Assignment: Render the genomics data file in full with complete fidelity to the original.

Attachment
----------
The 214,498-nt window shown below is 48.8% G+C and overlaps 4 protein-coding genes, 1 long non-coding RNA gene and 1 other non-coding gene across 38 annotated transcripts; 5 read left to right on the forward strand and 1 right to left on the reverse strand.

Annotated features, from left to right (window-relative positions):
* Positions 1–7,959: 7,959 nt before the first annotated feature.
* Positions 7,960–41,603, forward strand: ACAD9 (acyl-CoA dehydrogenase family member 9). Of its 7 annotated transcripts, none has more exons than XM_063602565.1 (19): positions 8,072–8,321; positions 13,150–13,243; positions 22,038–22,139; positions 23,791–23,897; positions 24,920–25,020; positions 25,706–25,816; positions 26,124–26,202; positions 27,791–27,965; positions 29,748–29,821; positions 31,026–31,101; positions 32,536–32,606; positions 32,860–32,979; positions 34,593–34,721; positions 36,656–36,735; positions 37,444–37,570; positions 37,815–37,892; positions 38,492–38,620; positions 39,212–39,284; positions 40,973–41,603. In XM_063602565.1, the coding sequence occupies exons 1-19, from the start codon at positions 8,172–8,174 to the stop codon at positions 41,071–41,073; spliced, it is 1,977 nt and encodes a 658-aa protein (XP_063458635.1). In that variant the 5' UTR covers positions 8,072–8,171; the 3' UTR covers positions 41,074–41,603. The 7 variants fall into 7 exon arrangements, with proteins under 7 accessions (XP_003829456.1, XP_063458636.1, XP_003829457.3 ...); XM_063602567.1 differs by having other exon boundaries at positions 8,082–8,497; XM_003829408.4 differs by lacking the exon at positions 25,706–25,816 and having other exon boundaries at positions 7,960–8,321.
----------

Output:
The 214,498-nt window shown below is 48.8% G+C and overlaps 4 protein-coding genes, 1 long non-coding RNA gene and 1 other non-coding gene across 38 annotated transcripts; 5 read left to right on the forward strand and 1 right to left on the reverse strand.

Annotated features, from left to right (window-relative positions):
* Positions 1–7,959: 7,959 nt before the first annotated feature.
* Positions 7,960–41,603, forward strand: ACAD9 (acyl-CoA dehydrogenase family member 9). Of its 7 annotated transcripts, none has more exons than XM_063602565.1 (19): positions 8,072–8,321; positions 13,150–13,243; positions 22,038–22,139; positions 23,791–23,897; positions 24,920–25,020; positions 25,706–25,816; positions 26,124–26,202; positions 27,791–27,965; positions 29,748–29,821; positions 31,026–31,101; positions 32,536–32,606; positions 32,860–32,979; positions 34,593–34,721; positions 36,656–36,735; positions 37,444–37,570; positions 37,815–37,892; positions 38,492–38,620; positions 39,212–39,284; positions 40,973–41,603. In XM_063602565.1, the coding sequence occupies exons 1-19, from the start codon at positions 8,172–8,174 to the stop codon at positions 41,071–41,073; spliced, it is 1,977 nt and encodes a 658-aa protein (XP_063458635.1). In that variant the 5' UTR covers positions 8,072–8,171; the 3' UTR covers positions 41,074–41,603. The 7 variants fall into 7 exon arrangements, with proteins under 7 accessions (XP_003829456.1, XP_063458636.1, XP_003829457.3 ...); XM_063602567.1 differs by having other exon boundaries at positions 8,082–8,497; XM_003829408.4 differs by lacking the exon at positions 25,706–25,816 and having other exon boundaries at positions 7,960–8,321.